After saving the world, life carries on. Our hero from Guacamelee! has a real dad bod now, with two kids and his wife working on her dissertation papers. Then tragedy strikes and it is time to don the luchador mask once more. Now it is up to Juan to save the world, and the entire Mexiverse, from a luchador who is using his powers for evil. Sorry Juan, time to be a hero again.
Out of shape
Being a dad for a few years and well, eating a lot, Juan has lost all those special abilities of his and will take some work before he can pummel enemies expertly and bash through all those colourful blocks that hinder progress and hide tasty chests. Guacamelee! 2 is a mix of metroidvania and 2D brawling, with the levels often forcing you to beat a platforming section before completing an arena of enemies to move on. The game slips into a rhythm of platform, fight, platform, fight and hardly ever lets that cadence slip, so when it does finally change up for a short while it feels refreshing to do things differently for a change.
Guacamelee had lots of fun ways to travel around levels and while this hasn’t changed, the lack of change from the first game is disappointing.
Guacamelee had lots of fun ways to travel around levels and while this hasn’t changed, the lack of change from the first game is disappointing. All the moves you get are from the first game, besides a couple extras for your chicken form. While this opens up a few new puzzles where you have to quickly switch between chicken and human and then back again, it felt a lot like I was just solving the exact same puzzles as the previous game. Even the enemies have that same feeling, with too little variation and the only challenge lying in learning a boss fight or the few timed arenas where you die if you don’t kill enemies in a set time window.
This doesn’t detract from how fun movement and combat are in the game. You bash pinata skeletons up, watching beautiful sprays of ink splatter on the level as they die. A good amount of your time will be spent beating up enemies, racking up combos and using your wrestling moves to either throw enemies into other hazards or into other foes. Outnumbered? Juan doesn’t care as he launches enemies into the air, unleashes an air combo and then slams everyone into the ground again. Some fights can be really tough if you don’t dodge big attacks or work out which of your moves can interrupt them, and things get steadily easier as you unlock various abilities that give you more health from defeated enemies or make your special moves do more damage. Graphically the game is really smooth and the environments you explore are a right treat, from going to hell to the weird gold-plated chicken shrines. Doing an elaborate puzzle sequence feels so good, then you realise the reward is… some money when you unlocked every ability ages ago. The feeling of success, that high of beating something just doesn’t get any affirmation and after a while you stop feeling it. You aren’t rewarded with good loot or a nice bit of story. Instead, you are rewarded with an arena fight you can’t run from, before a new, possibly trickier platforming section starts.
Juan, it is time to leave now
At eight hours long, Guacamelee! 2 ends up feeling too long. The problem with roping out meta-reference after meta-reference is that things start getting stale. The first few minutes are great, with a nod to Limbo as you first journey across the Mexiverse but after hours upon hours of seeing references to every big game or genre trope, it stops being funny and feels rather tedious. The worst contenders are two journeys to alternate planes. One rips off JRPGs and their turn-based battles, by making you do turn-based battles and awarding dumb nonsense loot and level up bonuses. The problem is that they hang onto the joke for far too long, making you fight several enemies in turn-based fashion before taking on a boss in the same manner. At any point after the first fight the game could have broken out of the turn-based combat, the joke done and delivered, but it hangs around far too long. Another such joke is the Dankest timeline, which is full of memes and characters commenting on YouTube about the game having too many memes. It would have probably been funnier if it wasn’t near the end of the game where I was so tired of jokes and memes and references that I could have done with a break instead of the game ramping things up to 11. For a game that spends a lot of time talking about food, let me borrow from culinary parlance: if your entire menu is just one flavour, nobody is going to like the buffet.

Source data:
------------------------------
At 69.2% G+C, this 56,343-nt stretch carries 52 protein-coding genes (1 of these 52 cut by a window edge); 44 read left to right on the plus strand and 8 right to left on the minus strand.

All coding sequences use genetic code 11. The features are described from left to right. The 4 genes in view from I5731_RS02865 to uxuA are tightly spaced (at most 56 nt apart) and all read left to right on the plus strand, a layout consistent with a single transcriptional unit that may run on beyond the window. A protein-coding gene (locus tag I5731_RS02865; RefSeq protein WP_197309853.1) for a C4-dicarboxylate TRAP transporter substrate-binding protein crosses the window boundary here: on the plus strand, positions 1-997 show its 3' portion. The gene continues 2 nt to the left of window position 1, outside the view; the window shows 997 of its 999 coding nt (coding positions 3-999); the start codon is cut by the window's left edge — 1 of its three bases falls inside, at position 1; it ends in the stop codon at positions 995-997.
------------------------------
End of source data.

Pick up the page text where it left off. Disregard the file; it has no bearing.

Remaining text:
For a game that spends a lot of time talking about food, let me borrow from culinary parlance: if your entire menu is just one flavour, nobody is going to like the buffet.
With some variation mixed into this game, or perhaps making it shorter so that the limited selection of jokes doesn’t end up reaching saturation, Guacamelee would have shined brighter. Combat is fun and fluid and moving around the world is great, but I felt like I had done this all before. Besides for a few abilities for your chicken form, you are doing nothing new here and in the later levels, it feels like you have seen this exact puzzle before, except now it has a few more spikes or a longer section of jumping. Maybe I am missing out on something significant by not playing the game in 4-player co-op, but as it stands I felt like it got far too long in the tooth.